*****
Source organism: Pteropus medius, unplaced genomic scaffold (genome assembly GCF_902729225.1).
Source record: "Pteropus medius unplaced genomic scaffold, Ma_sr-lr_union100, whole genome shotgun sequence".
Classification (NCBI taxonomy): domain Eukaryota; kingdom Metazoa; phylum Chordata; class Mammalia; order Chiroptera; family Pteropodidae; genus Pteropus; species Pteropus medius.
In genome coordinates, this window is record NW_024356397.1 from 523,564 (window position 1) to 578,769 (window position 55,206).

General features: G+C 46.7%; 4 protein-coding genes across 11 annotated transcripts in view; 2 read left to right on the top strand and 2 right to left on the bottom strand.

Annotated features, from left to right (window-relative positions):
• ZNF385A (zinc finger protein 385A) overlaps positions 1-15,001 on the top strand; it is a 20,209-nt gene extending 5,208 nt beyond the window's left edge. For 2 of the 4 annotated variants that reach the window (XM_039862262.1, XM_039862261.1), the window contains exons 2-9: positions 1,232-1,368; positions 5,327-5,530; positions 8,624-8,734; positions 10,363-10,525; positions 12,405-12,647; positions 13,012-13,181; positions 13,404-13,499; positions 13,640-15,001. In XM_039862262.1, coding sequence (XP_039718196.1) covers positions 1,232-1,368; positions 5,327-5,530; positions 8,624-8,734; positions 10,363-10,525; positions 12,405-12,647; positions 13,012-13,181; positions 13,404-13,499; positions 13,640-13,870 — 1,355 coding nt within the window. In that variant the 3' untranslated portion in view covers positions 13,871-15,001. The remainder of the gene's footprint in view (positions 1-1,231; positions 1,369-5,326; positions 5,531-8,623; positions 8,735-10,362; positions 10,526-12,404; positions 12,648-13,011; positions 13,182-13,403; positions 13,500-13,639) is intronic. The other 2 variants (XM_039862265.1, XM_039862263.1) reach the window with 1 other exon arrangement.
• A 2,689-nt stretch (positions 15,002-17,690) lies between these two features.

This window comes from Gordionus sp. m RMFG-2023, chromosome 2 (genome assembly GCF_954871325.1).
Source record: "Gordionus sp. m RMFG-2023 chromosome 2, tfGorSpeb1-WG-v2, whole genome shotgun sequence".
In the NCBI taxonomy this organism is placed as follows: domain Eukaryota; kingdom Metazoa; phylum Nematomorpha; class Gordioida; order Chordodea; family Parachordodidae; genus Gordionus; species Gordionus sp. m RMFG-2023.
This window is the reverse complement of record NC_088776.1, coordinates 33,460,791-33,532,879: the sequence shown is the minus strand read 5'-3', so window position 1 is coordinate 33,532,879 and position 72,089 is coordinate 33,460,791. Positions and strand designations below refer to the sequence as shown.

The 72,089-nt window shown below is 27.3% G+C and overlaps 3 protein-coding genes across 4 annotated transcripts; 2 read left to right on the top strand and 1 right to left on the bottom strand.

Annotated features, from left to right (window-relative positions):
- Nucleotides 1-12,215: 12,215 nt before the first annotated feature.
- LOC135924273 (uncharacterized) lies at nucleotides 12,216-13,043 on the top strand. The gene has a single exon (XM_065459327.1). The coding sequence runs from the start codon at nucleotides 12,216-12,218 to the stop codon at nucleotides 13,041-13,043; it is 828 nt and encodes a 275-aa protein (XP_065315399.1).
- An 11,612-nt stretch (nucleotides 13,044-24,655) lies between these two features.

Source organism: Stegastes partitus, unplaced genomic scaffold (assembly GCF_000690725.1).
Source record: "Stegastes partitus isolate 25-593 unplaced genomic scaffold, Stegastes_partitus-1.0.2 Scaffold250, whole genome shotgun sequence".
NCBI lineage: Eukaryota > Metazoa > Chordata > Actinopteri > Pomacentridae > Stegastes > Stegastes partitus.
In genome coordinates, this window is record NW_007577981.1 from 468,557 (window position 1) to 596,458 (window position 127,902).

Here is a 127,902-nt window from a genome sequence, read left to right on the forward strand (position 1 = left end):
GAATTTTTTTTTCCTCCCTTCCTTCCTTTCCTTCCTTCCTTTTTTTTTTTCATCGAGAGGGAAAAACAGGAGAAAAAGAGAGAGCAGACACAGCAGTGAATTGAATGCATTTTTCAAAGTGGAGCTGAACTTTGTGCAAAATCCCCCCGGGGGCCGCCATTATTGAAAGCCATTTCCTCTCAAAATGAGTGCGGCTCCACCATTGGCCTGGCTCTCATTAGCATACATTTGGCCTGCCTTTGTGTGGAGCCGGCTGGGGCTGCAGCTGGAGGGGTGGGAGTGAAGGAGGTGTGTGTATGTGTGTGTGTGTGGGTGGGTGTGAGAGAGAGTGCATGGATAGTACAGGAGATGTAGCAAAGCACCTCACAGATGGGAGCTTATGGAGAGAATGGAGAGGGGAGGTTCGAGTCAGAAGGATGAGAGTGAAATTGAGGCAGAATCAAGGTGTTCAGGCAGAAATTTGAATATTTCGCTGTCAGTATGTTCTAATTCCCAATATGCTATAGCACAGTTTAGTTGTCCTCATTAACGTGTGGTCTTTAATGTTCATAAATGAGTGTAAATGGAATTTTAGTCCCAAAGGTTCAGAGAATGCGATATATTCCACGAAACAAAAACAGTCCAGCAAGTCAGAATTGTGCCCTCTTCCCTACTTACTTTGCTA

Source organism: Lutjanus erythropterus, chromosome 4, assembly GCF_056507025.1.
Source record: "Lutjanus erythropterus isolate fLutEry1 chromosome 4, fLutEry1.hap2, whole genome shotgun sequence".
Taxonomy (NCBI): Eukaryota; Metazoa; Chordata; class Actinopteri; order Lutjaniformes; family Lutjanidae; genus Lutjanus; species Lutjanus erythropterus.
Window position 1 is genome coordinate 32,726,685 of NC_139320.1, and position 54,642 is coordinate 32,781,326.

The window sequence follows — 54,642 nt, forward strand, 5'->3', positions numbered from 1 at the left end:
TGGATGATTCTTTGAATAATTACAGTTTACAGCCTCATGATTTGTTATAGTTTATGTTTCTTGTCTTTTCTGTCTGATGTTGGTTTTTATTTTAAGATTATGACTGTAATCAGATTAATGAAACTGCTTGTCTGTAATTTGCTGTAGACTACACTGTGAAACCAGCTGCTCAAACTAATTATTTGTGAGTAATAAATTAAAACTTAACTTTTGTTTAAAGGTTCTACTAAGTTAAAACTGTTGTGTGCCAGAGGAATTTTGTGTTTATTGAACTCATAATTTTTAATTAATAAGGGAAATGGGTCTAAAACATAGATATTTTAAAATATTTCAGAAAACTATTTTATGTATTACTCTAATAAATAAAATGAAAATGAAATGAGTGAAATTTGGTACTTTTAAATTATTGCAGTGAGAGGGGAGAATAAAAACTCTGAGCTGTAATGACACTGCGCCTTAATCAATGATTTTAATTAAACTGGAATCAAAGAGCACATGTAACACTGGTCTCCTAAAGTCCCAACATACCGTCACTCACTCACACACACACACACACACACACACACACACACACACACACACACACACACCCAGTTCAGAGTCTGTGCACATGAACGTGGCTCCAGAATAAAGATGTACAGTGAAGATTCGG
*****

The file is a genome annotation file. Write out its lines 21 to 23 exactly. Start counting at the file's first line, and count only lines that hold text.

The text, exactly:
In genome coordinates, this window is record NW_007577981.1 from 468,557 (window position 1) to 596,458 (window position 127,902).

Here is a 127,902-nt window from a genome sequence, read left to right on the forward strand (position 1 = left end):
GAATTTTTTTTTCCTCCCTTCCTTCCTTTCCTTCCTTCCTTTTTTTTTTTCATCGAGAGGGAAAAACAGGAGAAAAAGAGAGAGCAGACACAGCAGTGAATTGAATGCATTTTTCAAAGTGGAGCTGAACTTTGTGCAAAATCCCCCCGGGGGCCGCCATTATTGAAAGCCATTTCCTCTCAAAATGAGTGCGGCTCCACCATTGGCCTGGCTCTCATTAGCATACATTTGGCCTGCCTTTGTGTGGAGCCGGCTGGGGCTGCAGCTGGAGGGGTGGGAGTGAAGGAGGTGTGTGTATGTGTGTGTGTGTGGGTGGGTGTGAGAGAGAGTGCATGGATAGTACAGGAGATGTAGCAAAGCACCTCACAGATGGGAGCTTATGGAGAGAATGGAGAGGGGAGGTTCGAGTCAGAAGGATGAGAGTGAAATTGAGGCAGAATCAAGGTGTTCAGGCAGAAATTTGAATATTTCGCTGTCAGTATGTTCTAATTCCCAATATGCTATAGCACAGTTTAGTTGTCCTCATTAACGTGTGGTCTTTAATGTTCATAAATGAGTGTAAATGGAATTTTAGTCCCAAAGGTTCAGAGAATGCGATATATTCCACGAAACAAAAACAGTCCAGCAAGTCAGAATTGTGCCCTCTTCCCTACTTACTTTGCTA